The University of Saskatchewan is looking to utilize research to improve beef production as well as efficiency and sustainability. Canada’s beef sector is currently valued at $18 billion; now a multi-agency research team out of the university is looking to make advances in the field of genomics (and other “-omics”) into livestock production.
Led by veterinary reproductive biologist Dr. Gregg Adams, work will take place at the university’s Livestock and Forage Centre of Excellence. Genomics and other “omics” tools such as phonemics, microbiomics and proteomics involve the study of the appearance, structure and behaviour of animals, including their microbiomes and cell proteins. Thanks to notable progress in research over the last decade, these tools can be used to boost livestock production, according to Adams.
The project aims to integrate these advances and address some of the current challenges faced by Canada’s beef industry, which include disease management, fertility improvement and environmental impact mitigation. This will be accomplished by compiling previously unavailable behavioral data and other physical data on beef cattle, through placing multispectral cameras in their pastures and close confinement areas. The teams will identify gene markers for desired traits. This will in turn help the team identify genomic characteristics that relate to performance. “Once we identify these markers… we can actually begin to collect the genetic material—the germplasm, embryos and semen from those individuals that have desirable characteristics,” said Adams in a statement.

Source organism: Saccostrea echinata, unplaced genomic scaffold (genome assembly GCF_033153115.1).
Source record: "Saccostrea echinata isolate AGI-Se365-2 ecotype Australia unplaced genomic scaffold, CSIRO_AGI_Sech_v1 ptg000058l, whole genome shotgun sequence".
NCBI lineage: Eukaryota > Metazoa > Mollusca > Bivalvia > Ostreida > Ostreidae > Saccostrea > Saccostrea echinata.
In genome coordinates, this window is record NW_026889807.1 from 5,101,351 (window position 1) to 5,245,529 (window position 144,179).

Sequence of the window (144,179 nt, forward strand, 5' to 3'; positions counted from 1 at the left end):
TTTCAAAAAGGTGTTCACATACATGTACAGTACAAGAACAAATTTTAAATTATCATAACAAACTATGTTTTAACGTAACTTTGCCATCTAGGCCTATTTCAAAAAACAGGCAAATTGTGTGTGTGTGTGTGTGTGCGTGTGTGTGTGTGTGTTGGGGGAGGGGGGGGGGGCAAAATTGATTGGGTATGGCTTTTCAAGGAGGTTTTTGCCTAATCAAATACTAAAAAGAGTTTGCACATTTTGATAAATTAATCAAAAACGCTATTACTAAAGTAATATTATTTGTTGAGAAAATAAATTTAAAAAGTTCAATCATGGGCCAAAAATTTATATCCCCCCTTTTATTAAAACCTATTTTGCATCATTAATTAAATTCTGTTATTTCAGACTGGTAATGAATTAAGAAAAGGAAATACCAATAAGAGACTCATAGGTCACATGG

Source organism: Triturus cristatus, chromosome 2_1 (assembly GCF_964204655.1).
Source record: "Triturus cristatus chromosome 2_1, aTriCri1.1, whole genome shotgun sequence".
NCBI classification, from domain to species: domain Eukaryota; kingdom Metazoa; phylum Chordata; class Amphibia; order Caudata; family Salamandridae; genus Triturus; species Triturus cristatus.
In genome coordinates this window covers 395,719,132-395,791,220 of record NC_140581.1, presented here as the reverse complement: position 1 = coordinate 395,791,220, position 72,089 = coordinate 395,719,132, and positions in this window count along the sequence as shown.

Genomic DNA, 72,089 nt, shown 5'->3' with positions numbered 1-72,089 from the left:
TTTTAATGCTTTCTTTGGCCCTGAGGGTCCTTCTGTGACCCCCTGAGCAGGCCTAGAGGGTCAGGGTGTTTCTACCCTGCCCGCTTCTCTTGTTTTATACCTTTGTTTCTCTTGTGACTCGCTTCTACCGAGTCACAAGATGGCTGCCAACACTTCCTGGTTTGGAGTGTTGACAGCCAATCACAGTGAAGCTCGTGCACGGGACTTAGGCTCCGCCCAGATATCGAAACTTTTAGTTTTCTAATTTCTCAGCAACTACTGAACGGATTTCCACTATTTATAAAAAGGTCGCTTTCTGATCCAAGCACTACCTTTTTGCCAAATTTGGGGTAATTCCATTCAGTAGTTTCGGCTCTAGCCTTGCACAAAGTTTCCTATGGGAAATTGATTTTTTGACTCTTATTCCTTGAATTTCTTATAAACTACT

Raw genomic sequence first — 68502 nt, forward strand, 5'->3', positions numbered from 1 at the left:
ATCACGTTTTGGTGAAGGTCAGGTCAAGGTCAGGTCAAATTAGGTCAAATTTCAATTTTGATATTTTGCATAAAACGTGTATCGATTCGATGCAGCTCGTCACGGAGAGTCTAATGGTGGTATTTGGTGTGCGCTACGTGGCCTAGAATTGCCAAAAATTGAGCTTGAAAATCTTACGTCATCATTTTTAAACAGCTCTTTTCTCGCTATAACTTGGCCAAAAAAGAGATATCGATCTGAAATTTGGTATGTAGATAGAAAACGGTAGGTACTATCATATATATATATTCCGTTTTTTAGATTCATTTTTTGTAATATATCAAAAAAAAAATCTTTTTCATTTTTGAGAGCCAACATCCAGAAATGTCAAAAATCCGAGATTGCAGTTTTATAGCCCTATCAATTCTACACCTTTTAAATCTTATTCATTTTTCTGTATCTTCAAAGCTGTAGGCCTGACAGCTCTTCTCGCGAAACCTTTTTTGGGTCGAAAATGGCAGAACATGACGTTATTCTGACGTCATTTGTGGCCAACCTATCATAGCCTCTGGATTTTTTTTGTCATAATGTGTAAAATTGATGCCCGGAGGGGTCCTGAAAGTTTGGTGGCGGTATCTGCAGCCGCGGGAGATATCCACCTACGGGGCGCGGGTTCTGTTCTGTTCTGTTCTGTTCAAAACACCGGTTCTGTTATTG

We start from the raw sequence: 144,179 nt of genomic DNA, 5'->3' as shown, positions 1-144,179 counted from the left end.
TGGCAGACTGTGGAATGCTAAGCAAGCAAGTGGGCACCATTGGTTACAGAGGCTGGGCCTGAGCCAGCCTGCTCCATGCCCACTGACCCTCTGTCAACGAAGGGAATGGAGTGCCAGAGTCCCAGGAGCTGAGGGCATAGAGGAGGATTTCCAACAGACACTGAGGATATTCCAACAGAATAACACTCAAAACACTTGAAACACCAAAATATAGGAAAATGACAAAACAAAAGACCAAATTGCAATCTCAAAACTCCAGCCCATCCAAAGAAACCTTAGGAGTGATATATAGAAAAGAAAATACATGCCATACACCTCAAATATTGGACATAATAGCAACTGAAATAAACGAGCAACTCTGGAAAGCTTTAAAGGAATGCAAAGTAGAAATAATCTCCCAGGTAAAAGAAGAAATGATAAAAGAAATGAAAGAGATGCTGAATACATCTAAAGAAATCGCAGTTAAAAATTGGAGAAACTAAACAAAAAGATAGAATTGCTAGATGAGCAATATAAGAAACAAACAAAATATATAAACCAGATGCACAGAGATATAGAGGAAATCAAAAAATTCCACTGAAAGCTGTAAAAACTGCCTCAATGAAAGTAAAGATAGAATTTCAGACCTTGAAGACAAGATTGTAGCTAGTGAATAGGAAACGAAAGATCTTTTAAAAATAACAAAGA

By bringing together experts in microbiology, epidemiology, reproductive biology and forage nutrition, the project aims to integrate the advances in omics tools to address challenges in the beef industry such as disease management, fertility improvement and environmental impact mitigation—something already in place in the dairy, hog and poultry industries.
Approximately 70 percent of the $18 billion industry is situated in Saskatchewan and Alberta, meaning even small, incremental changes in performance can result in significant gains, says Adams. The project has been awarded $7.75 million over five years form the Canada Foundation for Innovation, with another $10.1 million expected from institutional partners, private industry and vendor in-kind support.